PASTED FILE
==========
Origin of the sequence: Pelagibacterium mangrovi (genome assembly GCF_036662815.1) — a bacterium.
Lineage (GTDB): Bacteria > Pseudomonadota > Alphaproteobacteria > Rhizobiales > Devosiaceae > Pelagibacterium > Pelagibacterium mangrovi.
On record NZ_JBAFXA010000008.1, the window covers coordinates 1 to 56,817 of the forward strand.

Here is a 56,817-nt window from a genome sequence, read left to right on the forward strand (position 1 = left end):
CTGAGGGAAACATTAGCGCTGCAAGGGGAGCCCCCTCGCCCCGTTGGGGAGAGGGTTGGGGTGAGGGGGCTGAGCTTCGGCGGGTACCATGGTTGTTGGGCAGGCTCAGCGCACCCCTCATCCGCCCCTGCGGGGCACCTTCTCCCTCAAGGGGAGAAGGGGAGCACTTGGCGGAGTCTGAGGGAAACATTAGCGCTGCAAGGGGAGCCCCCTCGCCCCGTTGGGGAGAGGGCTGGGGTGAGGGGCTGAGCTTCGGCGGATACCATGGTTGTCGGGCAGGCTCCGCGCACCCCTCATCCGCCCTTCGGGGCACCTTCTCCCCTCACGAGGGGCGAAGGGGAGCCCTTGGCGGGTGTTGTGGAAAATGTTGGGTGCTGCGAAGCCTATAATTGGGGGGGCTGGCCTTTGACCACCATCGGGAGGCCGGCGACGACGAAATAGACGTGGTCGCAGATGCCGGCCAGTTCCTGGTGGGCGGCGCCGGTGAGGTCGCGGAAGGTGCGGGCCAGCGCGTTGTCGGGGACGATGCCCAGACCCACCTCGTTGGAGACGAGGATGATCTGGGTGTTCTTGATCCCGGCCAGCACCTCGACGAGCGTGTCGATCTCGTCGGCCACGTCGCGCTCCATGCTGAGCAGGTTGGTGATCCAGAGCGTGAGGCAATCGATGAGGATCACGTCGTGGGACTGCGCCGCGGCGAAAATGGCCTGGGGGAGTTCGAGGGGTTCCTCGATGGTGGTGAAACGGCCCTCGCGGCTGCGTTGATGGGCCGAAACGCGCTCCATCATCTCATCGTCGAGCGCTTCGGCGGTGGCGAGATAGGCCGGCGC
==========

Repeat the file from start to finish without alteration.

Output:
Origin of the sequence: Pelagibacterium mangrovi (genome assembly GCF_036662815.1) — a bacterium.
Lineage (GTDB): Bacteria > Pseudomonadota > Alphaproteobacteria > Rhizobiales > Devosiaceae > Pelagibacterium > Pelagibacterium mangrovi.
On record NZ_JBAFXA010000008.1, the window covers coordinates 1 to 56,817 of the forward strand.

Here is a 56,817-nt window from a genome sequence, read left to right on the forward strand (position 1 = left end):
CTGAGGGAAACATTAGCGCTGCAAGGGGAGCCCCCTCGCCCCGTTGGGGAGAGGGTTGGGGTGAGGGGGCTGAGCTTCGGCGGGTACCATGGTTGTTGGGCAGGCTCAGCGCACCCCTCATCCGCCCCTGCGGGGCACCTTCTCCCTCAAGGGGAGAAGGGGAGCACTTGGCGGAGTCTGAGGGAAACATTAGCGCTGCAAGGGGAGCCCCCTCGCCCCGTTGGGGAGAGGGCTGGGGTGAGGGGCTGAGCTTCGGCGGATACCATGGTTGTCGGGCAGGCTCCGCGCACCCCTCATCCGCCCTTCGGGGCACCTTCTCCCCTCACGAGGGGCGAAGGGGAGCCCTTGGCGGGTGTTGTGGAAAATGTTGGGTGCTGCGAAGCCTATAATTGGGGGGGCTGGCCTTTGACCACCATCGGGAGGCCGGCGACGACGAAATAGACGTGGTCGCAGATGCCGGCCAGTTCCTGGTGGGCGGCGCCGGTGAGGTCGCGGAAGGTGCGGGCCAGCGCGTTGTCGGGGACGATGCCCAGACCCACCTCGTTGGAGACGAGGATGATCTGGGTGTTCTTGATCCCGGCCAGCACCTCGACGAGCGTGTCGATCTCGTCGGCCACGTCGCGCTCCATGCTGAGCAGGTTGGTGATCCAGAGCGTGAGGCAATCGATGAGGATCACGTCGTGGGACTGCGCCGCGGCGAAAATGGCCTGGGGGAGTTCGAGGGGTTCCTCGATGGTGGTGAAACGGCCCTCGCGGCTGCGTTGATGGGCCGAAACGCGCTCCATCATCTCATCGTCGAGCGCTTCGGCGGTGGCGAGATAGGCCGGCGC